In praise of 'Scarface' (both of them)


At moments, the violence in Brian De Palma’s 1983 classic Scarface still feels excessively graphic (admittedly small potatoes compared to what’s on the screen today). That said, it’s a great crime drama, even more stylish, entertaining and culturally revealing than one remembers it 35 years after its initial release.

To commemorate the anniversary, the Tribeca Film Festival recently screened the movie and pulled together its stars and director (Al Pacino, Michelle Pfeiffer, Steven Bauer and Brian De Palma) for a freewheeling panel discussion that covered, among other topics, foul language onscreen, rating battles, the film’s resonance for a contemporary audience and how it might be reconceived for yet another reboot.

Remember, De Palma’s cult classic was inspired by Howard Hawks’ 1932 black-and-white film, a seminal work in its own right—at once simpleminded and allegorical, cartoony and mythic. De Palma dedicated his movie to Hawks and screenwriter Ben Hecht. Rumblings are afoot that Scarface take three is on the drawing board. It’s not necessary.

No one is going to improve upon De Palma’s picture, which was so well-received at the Tribeca Fest that it’s being re-released in 200 theatres nationwide for a limited-time run (on June 10, 11 and 13), pairing it with the Fest’s post-screening conversation moderated by author Jesse Kornbluth.

Scripted by Oliver Stone, Scarface recounts the meteoric rise and inevitable fall of gangster Tony Montana (a great performance by Pacino) in the savage world of local and global cocaine traffickers operating out of Miami, Florida. Devoid of fear (the threat of physical torture doesn’t faze him) and loyalty-free—no honor among thieves in this one—Montana, a Cuban refugee, moves up the ranks, annihilating anyone in his way and bribing, double-crossing and ultimately murdering his mob boss (Robert Loggia), whose junkie girlfriend Elvira (Pfeiffer) he seduces, marries and abuses with impunity.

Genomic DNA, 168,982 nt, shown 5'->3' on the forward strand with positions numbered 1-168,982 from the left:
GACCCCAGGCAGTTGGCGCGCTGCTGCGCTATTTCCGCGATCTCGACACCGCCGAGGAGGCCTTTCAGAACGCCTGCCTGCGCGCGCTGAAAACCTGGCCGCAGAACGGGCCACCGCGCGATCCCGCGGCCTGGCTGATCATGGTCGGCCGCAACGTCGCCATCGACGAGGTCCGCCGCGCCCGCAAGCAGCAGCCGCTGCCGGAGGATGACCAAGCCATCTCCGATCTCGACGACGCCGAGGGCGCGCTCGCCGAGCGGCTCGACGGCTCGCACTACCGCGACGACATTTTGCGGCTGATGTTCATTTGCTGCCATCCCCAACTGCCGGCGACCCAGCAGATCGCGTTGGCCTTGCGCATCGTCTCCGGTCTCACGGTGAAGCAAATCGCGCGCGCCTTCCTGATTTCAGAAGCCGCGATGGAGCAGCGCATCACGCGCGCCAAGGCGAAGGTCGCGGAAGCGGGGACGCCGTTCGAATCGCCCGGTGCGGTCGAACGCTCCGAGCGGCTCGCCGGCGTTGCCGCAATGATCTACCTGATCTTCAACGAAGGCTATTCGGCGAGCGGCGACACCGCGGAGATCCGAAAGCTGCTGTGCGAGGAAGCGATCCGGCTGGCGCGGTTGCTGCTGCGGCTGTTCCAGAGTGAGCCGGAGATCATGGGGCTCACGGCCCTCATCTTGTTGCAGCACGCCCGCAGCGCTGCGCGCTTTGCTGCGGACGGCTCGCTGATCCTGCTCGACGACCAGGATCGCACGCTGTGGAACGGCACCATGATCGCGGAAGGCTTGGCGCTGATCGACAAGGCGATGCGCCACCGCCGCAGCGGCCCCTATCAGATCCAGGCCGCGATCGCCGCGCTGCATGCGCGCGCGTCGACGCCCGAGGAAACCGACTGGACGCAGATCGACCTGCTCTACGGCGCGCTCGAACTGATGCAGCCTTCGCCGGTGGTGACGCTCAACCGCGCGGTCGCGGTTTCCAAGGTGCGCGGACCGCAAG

Fueled by his lust for power and innately cunning when it comes to his own survival, he pays off the banker/money launderers and corrupt cops as his life grows obscenely lavish in his grotesque South Florida mansion, a parody of itself awash in columns and gilded Louis XIV-inspired furniture. At the same time, he is self-destructing via his own insatiable cocaine habit. Moments before the concluding shootout, his enemies’ soldiers flanking his house on all sides, he’s busy snorting cocaine valued in the millions, a smudge of powder on the tip of his nose.

At its core, De Palma’s Scarface is a harsh indictment of American ambition, greed and obsessive materialism, the complicity of the establishment and their corrosive effects on everyone. 1980s South Florida is a literal place and a spot-on metaphor for a world defined by meaningless excess, nowhere more powerfully symbolized than in the final close up of Montana’s decorative neon-lettered globe, “The World Is Yours” scrawled across its surface and glowing like a disco ball above the dozens of bullet-riddled bodies spread across the floor.

The electric signage (lifted from Hawks’ film) is not subtle in either picture but works brilliantly in both—perhaps even more evocatively in the original Depression-era movie, where it’s a giant billboard outside our hero’s window advertising a world tour and by extension promoting American optimism writ large.

The first Scarface (starring the inimitable Paul Muni as an Al Capone stand-in) spawned a host of cinematic tropes that are still wonderful even as we titter: the cigar-chomping thugs speaking out of the sides of their barely opened mouths (same for cops and editors); George Raft flipping a coin back and forth in a sexually charged flirtatious moment; and Paul Muni, the coolest of the cool, appearing as a black silhouette against a white backdrop, nonchalantly whistling just before shooting, execution-style, his next victim.

Set in mob-ridden ’30s Chicago, it’s nonetheless flat, certainly compared with De Palma’s spin. The characters are two-dimensional and the themes bluntly stated. The film warns against the growing threat posed by gangsters and urges the public to pressure their legislators to do something about the marauding mobsters who will destroy America with their bootlegging and violence.